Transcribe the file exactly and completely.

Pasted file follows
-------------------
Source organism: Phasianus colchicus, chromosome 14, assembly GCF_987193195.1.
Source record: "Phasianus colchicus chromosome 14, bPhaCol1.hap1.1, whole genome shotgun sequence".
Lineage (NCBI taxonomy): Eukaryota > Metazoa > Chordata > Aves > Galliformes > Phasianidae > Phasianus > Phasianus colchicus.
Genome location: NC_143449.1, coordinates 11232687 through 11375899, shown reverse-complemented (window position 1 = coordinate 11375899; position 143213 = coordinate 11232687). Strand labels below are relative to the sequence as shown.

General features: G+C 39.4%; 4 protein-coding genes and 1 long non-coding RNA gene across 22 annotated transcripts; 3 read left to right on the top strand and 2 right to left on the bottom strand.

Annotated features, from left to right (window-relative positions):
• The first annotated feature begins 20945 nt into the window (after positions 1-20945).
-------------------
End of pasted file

Source organism: Phasianus colchicus, chromosome 14, assembly GCF_987193195.1.
Source record: "Phasianus colchicus chromosome 14, bPhaCol1.hap1.1, whole genome shotgun sequence".
Lineage (NCBI taxonomy): Eukaryota > Metazoa > Chordata > Aves > Galliformes > Phasianidae > Phasianus > Phasianus colchicus.
Genome location: NC_143449.1, coordinates 11232687 through 11375899, shown reverse-complemented (window position 1 = coordinate 11375899; position 143213 = coordinate 11232687). Strand labels below are relative to the sequence as shown.

General features: G+C 39.4%; 4 protein-coding genes and 1 long non-coding RNA gene across 22 annotated transcripts; 3 read left to right on the top strand and 2 right to left on the bottom strand.

Annotated features, from left to right (window-relative positions):
• The first annotated feature begins 20945 nt into the window (after positions 1-20945).